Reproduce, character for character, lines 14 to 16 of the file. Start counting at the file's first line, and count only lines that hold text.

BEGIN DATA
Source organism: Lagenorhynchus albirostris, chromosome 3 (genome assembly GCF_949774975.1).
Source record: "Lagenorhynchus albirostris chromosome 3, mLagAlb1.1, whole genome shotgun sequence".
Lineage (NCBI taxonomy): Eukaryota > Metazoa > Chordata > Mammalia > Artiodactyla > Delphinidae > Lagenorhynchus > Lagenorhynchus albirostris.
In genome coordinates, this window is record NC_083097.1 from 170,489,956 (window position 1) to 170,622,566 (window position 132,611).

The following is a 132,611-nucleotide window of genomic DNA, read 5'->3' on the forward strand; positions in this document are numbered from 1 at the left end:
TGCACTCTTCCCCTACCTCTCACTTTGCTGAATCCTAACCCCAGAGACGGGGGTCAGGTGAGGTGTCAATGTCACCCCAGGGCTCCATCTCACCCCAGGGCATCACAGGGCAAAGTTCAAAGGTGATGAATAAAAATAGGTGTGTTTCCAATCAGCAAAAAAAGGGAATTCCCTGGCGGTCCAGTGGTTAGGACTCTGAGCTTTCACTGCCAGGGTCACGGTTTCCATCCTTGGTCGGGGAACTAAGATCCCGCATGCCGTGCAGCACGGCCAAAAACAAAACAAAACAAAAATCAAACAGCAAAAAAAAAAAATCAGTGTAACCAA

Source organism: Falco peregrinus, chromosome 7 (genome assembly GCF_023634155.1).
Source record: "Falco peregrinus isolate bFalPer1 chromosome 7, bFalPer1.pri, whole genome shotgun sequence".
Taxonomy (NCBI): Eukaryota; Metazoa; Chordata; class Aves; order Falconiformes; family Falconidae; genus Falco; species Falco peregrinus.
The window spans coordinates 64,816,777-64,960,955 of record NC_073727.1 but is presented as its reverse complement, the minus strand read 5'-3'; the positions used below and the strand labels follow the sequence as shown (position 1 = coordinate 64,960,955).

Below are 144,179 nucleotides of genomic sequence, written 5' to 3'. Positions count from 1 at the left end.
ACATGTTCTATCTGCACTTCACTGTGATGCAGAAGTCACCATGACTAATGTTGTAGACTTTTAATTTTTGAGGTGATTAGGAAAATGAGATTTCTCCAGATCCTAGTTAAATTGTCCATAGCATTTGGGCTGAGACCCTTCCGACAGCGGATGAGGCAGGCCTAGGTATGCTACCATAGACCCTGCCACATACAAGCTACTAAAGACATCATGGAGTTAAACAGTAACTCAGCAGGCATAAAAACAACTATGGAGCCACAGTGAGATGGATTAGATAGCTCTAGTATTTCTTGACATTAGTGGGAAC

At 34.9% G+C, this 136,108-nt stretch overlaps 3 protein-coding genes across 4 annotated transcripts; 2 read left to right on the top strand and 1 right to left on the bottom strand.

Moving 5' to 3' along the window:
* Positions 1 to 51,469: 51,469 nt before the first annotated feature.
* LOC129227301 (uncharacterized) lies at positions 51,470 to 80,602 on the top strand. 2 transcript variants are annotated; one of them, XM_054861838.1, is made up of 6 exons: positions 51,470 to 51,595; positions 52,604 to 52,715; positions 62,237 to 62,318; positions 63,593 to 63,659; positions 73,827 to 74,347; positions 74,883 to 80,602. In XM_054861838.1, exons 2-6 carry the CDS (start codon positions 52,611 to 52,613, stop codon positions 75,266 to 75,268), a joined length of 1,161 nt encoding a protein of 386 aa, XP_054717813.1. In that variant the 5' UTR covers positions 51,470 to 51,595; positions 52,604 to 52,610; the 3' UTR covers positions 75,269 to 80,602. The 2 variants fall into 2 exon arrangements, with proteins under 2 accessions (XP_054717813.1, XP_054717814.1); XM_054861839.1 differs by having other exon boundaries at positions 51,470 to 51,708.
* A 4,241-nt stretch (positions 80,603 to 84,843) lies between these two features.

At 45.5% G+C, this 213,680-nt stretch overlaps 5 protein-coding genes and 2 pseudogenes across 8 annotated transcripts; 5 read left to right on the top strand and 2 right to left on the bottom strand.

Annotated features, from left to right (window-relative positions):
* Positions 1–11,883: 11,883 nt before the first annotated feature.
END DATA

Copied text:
Moving 5' to 3' along the window:
* Positions 1 to 51,469: 51,469 nt before the first annotated feature.
* LOC129227301 (uncharacterized) lies at positions 51,470 to 80,602 on the top strand. 2 transcript variants are annotated; one of them, XM_054861838.1, is made up of 6 exons: positions 51,470 to 51,595; positions 52,604 to 52,715; positions 62,237 to 62,318; positions 63,593 to 63,659; positions 73,827 to 74,347; positions 74,883 to 80,602. In XM_054861838.1, exons 2-6 carry the CDS (start codon positions 52,611 to 52,613, stop codon positions 75,266 to 75,268), a joined length of 1,161 nt encoding a protein of 386 aa, XP_054717813.1. In that variant the 5' UTR covers positions 51,470 to 51,595; positions 52,604 to 52,610; the 3' UTR covers positions 75,269 to 80,602. The 2 variants fall into 2 exon arrangements, with proteins under 2 accessions (XP_054717813.1, XP_054717814.1); XM_054861839.1 differs by having other exon boundaries at positions 51,470 to 51,708.